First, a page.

I know this question is somewhat unclear since the word shi 是 never only meant this, but carries (and has done so for a long time) several meanings. The Gu Hanyu da cidian (via Pleco) lists some of them (not a direct quote; the numbers denote the century of the sources that the example sentences were taken from):

正確(5);訂正(3);以爲是(-4);表示肯定或加強肯定之詞(-3) etc.

But very generally speaking, shi was used in the language of the Lunyu (which I call here Classical Chinese) to denote »this« rather than any of its other meanings.

But when did shi start to mainly have the meaning as a copula that it has today, to be, as in »She is a student«, »Those are books«?

  • The specific reason I ask is: I have a sentence from a 16th century text by Luo Rufang (Luo Jinxi) and I’m not clear about a 是 in it, but that would be a different question.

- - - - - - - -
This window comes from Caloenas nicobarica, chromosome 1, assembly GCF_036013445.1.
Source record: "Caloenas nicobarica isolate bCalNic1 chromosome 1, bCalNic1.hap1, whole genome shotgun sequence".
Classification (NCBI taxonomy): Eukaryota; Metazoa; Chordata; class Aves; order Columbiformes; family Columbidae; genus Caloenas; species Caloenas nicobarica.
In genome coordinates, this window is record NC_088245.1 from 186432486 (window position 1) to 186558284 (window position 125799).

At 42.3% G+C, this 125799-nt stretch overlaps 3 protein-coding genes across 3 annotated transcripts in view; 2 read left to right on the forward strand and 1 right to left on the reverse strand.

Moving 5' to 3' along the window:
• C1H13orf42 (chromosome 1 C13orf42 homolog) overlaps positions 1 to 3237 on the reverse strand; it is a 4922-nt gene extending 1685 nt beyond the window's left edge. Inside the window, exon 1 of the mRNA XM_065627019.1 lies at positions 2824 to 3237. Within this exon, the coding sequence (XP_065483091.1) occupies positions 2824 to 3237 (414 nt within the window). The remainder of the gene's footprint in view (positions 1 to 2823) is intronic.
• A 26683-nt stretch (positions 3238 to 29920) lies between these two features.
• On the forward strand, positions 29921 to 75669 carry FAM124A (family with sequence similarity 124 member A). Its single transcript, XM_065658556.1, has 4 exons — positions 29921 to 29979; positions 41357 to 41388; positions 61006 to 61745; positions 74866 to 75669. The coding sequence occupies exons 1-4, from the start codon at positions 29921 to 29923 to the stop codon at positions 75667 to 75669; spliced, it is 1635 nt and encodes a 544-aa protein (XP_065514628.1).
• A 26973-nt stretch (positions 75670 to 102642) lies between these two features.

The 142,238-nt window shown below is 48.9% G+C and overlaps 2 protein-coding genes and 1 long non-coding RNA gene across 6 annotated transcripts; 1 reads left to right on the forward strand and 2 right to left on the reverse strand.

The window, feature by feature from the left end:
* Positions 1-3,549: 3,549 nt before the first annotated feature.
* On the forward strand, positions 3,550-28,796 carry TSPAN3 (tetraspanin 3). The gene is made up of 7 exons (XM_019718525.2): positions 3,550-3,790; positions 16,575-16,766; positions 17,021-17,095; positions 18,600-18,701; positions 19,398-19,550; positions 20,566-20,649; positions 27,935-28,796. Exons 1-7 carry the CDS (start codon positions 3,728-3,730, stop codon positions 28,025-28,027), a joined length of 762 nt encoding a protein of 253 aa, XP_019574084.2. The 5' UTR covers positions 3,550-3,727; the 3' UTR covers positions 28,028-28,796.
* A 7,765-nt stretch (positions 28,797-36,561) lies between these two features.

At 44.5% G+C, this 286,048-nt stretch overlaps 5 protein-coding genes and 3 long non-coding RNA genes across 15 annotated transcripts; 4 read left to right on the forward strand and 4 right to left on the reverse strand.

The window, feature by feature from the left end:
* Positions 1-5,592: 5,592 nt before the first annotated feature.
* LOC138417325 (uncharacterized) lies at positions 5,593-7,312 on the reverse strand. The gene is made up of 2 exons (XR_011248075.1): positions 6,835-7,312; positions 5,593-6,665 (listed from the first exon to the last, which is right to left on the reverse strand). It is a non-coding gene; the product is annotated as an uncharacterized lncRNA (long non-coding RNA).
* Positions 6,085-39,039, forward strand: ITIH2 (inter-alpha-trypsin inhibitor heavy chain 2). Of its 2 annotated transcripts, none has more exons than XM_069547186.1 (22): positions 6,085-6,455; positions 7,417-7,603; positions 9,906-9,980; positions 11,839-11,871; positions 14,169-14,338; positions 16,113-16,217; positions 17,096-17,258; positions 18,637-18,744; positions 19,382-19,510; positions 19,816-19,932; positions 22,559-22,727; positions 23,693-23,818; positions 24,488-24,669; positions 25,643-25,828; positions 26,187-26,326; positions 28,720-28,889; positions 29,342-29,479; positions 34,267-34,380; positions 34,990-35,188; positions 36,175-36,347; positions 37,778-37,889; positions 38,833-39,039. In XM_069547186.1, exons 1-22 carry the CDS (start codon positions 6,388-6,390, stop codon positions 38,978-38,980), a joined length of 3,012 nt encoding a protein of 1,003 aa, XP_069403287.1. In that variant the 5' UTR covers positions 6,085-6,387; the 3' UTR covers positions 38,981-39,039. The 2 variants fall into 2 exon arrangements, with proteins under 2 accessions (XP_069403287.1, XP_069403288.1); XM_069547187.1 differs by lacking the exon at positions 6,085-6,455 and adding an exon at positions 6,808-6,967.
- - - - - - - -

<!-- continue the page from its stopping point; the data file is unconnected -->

– Philipp
    Apr 11, 2019 at 12:26

1 Answer 1


A quote from the 2017 paper "Some New Insight into the Historical Source of the Chinese Copula Shì/*deʔ 是 ":

Wang (1937) claims that there was no genuine copula in the Chinese language until the emergence of the copula shì / *deʔ 是 around the 5th century — a dating he later modified to the 1st century (Wang 1958) — evolving from the demonstrative shì.

That is the general consensus, and this idea has been established for the best part of 80 years.

However, there is the statement that:

[S]ome later studies, especially those based on excavated materials (Qiu 1979; Tang 1991), argue that the copular use of shì starts from the Warring States period (475–221 BCE).

Li and Thompson (1977) is the classic source for citing this well-trodden pathway cross-linguistically:


[NP1] - [DEM] [NP2] > [NP1 COPULA NP2]

The 2017 paper quoted says that 是 was always somewhat atypical as a demonstrative, always having had anaphoric reference.

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